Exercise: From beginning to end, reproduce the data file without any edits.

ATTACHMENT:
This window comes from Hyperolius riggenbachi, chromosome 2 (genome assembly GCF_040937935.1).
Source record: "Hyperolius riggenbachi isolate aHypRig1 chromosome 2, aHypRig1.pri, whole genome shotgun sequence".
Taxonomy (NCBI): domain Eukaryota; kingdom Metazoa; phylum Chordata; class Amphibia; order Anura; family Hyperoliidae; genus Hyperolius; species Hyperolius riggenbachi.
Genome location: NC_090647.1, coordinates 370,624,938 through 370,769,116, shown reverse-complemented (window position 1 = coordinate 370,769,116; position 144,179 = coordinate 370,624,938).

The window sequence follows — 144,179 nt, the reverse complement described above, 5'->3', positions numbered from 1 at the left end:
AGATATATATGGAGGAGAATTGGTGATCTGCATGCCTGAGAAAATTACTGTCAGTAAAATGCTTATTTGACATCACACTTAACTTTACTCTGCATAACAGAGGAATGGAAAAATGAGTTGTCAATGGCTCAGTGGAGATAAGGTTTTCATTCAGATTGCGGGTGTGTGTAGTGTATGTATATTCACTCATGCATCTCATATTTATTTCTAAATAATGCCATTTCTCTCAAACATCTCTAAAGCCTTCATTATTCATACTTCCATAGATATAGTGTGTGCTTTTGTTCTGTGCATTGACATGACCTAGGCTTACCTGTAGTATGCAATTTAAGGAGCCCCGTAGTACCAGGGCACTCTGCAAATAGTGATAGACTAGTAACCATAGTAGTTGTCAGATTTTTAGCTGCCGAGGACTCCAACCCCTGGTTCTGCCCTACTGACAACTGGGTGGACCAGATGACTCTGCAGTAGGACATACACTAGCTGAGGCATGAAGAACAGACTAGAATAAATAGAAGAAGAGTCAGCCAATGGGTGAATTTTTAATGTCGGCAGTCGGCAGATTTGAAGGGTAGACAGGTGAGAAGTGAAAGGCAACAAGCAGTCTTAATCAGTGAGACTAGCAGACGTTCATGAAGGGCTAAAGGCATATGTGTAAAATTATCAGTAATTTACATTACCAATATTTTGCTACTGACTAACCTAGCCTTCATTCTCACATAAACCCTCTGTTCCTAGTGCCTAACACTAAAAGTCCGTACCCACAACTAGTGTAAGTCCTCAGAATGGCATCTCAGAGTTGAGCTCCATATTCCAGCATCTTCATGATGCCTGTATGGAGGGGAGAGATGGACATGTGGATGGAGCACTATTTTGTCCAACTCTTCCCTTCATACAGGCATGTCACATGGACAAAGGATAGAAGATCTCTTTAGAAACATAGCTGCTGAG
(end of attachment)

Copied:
This window comes from Hyperolius riggenbachi, chromosome 2 (genome assembly GCF_040937935.1).
Source record: "Hyperolius riggenbachi isolate aHypRig1 chromosome 2, aHypRig1.pri, whole genome shotgun sequence".
Taxonomy (NCBI): domain Eukaryota; kingdom Metazoa; phylum Chordata; class Amphibia; order Anura; family Hyperoliidae; genus Hyperolius; species Hyperolius riggenbachi.
Genome location: NC_090647.1, coordinates 370,624,938 through 370,769,116, shown reverse-complemented (window position 1 = coordinate 370,769,116; position 144,179 = coordinate 370,624,938).

The window sequence follows — 144,179 nt, the reverse complement described above, 5'->3', positions numbered from 1 at the left end:
AGATATATATGGAGGAGAATTGGTGATCTGCATGCCTGAGAAAATTACTGTCAGTAAAATGCTTATTTGACATCACACTTAACTTTACTCTGCATAACAGAGGAATGGAAAAATGAGTTGTCAATGGCTCAGTGGAGATAAGGTTTTCATTCAGATTGCGGGTGTGTGTAGTGTATGTATATTCACTCATGCATCTCATATTTATTTCTAAATAATGCCATTTCTCTCAAACATCTCTAAAGCCTTCATTATTCATACTTCCATAGATATAGTGTGTGCTTTTGTTCTGTGCATTGACATGACCTAGGCTTACCTGTAGTATGCAATTTAAGGAGCCCCGTAGTACCAGGGCACTCTGCAAATAGTGATAGACTAGTAACCATAGTAGTTGTCAGATTTTTAGCTGCCGAGGACTCCAACCCCTGGTTCTGCCCTACTGACAACTGGGTGGACCAGATGACTCTGCAGTAGGACATACACTAGCTGAGGCATGAAGAACAGACTAGAATAAATAGAAGAAGAGTCAGCCAATGGGTGAATTTTTAATGTCGGCAGTCGGCAGATTTGAAGGGTAGACAGGTGAGAAGTGAAAGGCAACAAGCAGTCTTAATCAGTGAGACTAGCAGACGTTCATGAAGGGCTAAAGGCATATGTGTAAAATTATCAGTAATTTACATTACCAATATTTTGCTACTGACTAACCTAGCCTTCATTCTCACATAAACCCTCTGTTCCTAGTGCCTAACACTAAAAGTCCGTACCCACAACTAGTGTAAGTCCTCAGAATGGCATCTCAGAGTTGAGCTCCATATTCCAGCATCTTCATGATGCCTGTATGGAGGGGAGAGATGGACATGTGGATGGAGCACTATTTTGTCCAACTCTTCCCTTCATACAGGCATGTCACATGGACAAAGGATAGAAGATCTCTTTAGAAACATAGCTGCTGAG